The visually impaired may have been using phones adapted for them for years, but access to smartphones and more specifically apps, is still beyond reach. An Israeli company called Project Ray recently announced the development of a smartphone for the visually impaired, called the RAY.
Compatible with any Android smartphone, RAY’s user interface combines touch screen, haptics, sensors, text-to-speech and audio feedback allowing for efficient operation of the device functions.
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“Do you know about the raised dot on the number ‘5’ of the keypads of regular mobile phones? That dot allows the visually impaired to know where the other numbers on the keypad are located,” CEO Boaz Zilberman tells NoCamels. “In the same way, the RAY is designed around touch.”
Instead of tapping on icons on the touchscreen, RAY requires sliding motions which activate voice and vibration reactions from the smartphone, telling the user which icon their finger is on. To activate an application, all the user has to do is lift her or his finger. What facilitates this process is that any position on the touchscreen can be the starting point for selecting an application.
For some applications, customization will be possible so that users can decide how the application should be activated.
This approach is markedly different from current products, which generally work by reading out the different options on the screen without focusing on touch capability.
Adapting popular apps for the visually impaired
Like any other smartphone, the RAY could be used for messaging, email, voice recording, automatic backup and even location services. Project RAY is looking to build 15-20 adapted versions of most commonly used apps.
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RAY will also combine the functions of various customized gadgets for the target population, such as audio book-readers and voice-enabled MP3 players.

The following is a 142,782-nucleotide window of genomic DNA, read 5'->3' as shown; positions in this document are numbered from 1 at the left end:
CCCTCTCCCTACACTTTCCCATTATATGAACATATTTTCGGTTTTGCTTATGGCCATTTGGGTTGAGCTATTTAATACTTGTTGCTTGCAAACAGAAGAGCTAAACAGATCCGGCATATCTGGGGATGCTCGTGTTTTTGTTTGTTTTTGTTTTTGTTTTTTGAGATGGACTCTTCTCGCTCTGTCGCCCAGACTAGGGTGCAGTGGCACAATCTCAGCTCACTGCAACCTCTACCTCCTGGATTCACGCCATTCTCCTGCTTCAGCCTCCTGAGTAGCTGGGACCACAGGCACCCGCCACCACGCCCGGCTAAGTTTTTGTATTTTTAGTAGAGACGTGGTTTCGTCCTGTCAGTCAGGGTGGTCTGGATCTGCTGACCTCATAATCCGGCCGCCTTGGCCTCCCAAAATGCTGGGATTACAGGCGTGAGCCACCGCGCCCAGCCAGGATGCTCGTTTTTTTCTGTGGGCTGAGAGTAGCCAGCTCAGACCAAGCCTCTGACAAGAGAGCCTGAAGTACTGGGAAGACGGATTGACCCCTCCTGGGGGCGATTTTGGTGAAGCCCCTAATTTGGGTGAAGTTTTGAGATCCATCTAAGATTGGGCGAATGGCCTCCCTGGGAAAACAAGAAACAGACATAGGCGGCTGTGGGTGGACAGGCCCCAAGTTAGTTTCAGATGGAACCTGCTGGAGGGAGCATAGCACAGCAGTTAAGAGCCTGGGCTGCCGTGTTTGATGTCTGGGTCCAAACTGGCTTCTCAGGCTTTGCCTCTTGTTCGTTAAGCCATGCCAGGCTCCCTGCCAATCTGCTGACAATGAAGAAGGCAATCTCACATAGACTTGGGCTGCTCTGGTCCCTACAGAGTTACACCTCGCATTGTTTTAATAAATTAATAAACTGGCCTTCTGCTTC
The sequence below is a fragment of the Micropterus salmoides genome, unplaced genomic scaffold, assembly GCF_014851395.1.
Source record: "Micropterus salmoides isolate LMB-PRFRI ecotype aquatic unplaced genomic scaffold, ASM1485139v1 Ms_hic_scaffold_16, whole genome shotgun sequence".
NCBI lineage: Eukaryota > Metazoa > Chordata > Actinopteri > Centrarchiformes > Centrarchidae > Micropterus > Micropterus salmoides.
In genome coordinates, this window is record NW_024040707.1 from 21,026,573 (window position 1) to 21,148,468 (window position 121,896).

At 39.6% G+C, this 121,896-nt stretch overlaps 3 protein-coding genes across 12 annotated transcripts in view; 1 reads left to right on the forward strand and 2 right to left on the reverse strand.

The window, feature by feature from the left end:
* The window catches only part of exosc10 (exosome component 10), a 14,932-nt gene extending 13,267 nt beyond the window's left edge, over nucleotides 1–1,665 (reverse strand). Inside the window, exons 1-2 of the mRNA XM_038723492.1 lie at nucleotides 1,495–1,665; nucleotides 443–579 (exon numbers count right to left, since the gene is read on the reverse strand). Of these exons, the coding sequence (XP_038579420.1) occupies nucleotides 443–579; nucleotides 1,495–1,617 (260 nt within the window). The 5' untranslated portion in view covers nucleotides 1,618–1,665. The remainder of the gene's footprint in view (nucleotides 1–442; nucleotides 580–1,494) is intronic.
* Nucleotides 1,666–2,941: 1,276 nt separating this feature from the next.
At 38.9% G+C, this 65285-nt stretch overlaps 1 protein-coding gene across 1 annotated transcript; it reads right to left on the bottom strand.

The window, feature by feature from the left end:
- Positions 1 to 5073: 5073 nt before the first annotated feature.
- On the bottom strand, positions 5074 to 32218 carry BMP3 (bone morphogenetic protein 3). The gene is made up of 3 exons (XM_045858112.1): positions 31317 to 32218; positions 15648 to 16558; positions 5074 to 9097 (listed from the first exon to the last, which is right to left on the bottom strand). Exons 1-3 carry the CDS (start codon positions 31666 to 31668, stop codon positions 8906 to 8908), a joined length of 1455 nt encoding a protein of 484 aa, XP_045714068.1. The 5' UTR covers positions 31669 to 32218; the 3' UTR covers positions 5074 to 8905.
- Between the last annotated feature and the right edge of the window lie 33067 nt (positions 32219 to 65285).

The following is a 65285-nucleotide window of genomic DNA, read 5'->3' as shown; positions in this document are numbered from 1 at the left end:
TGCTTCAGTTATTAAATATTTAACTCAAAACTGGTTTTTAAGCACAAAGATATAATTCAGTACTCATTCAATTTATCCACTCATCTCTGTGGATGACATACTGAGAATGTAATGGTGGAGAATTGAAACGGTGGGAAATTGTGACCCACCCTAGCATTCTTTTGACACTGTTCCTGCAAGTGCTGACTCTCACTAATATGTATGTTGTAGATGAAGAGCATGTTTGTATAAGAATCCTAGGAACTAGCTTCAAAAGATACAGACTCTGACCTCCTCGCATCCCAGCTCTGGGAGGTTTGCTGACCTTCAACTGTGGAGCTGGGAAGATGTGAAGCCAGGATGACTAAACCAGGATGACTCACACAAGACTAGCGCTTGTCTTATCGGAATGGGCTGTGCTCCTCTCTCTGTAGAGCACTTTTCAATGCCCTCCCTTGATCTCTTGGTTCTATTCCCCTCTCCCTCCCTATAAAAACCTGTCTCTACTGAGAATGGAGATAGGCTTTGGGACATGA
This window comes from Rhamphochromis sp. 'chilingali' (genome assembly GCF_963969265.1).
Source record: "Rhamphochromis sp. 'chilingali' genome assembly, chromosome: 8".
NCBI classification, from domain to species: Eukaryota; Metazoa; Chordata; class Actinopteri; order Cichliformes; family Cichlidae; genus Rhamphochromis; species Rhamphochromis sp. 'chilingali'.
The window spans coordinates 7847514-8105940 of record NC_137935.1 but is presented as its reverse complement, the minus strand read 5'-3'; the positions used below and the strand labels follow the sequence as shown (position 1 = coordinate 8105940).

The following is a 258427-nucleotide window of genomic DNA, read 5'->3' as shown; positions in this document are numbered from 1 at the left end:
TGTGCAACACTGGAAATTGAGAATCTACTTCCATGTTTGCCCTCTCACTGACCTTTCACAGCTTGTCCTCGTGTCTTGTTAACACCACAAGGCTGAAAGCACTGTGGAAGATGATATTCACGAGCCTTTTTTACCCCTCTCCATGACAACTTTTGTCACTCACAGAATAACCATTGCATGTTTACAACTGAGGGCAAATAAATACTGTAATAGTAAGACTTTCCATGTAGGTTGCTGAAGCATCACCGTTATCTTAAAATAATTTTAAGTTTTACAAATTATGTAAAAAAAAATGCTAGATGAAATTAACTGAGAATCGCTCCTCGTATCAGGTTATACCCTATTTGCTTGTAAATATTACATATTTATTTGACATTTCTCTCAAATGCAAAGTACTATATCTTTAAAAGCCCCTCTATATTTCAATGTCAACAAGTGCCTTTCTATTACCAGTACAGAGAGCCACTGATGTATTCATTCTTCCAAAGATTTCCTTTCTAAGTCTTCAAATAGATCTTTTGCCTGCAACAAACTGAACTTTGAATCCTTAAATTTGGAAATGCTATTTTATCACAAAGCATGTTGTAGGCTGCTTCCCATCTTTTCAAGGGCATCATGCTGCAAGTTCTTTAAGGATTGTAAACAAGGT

Currently, the main selling point of RAY is a voice-driven application that can download audio offerings from Israel’s Central Library for the Blind, Visually Impaired and Handicapped. This is significant, because according to Zilberman, audiobooks and magazines are often the only form of entertainment for the blind.
“The system is being designed specifically for Project RAY devices and specific user identities to ensure digital rights management protection for copyrighted material,” says Amos Beer, Chief Executive Officer of the Central Library for the Blind, Visually Impaired and Handicapped. According to Beer, the application is an improvement from the current system where library users rent items by mail.
Targeting the Israeli and European markets
RAY is the result of more than two years of development by the company’s three founders, who all have backgrounds in telecommunications. Throughout the process, visually- impaired subscribers from the Central Library were involved in focus groups and trials.
The online audiobook store will be opened on November 20th. The RAY will be available in Hebrew in this month and in English this December. According to Project RAY, the device will also be sold in specialized stores so that potential buyers can receive hands-on training. The company intends to introduce the phone to the European market, most likely the UK, in the first three months of 2013.
The basic model will cost NIS 1500 ($386) and a more advanced model will cost NIS 2500 ($643).
Photo (reproduction) by Project RAY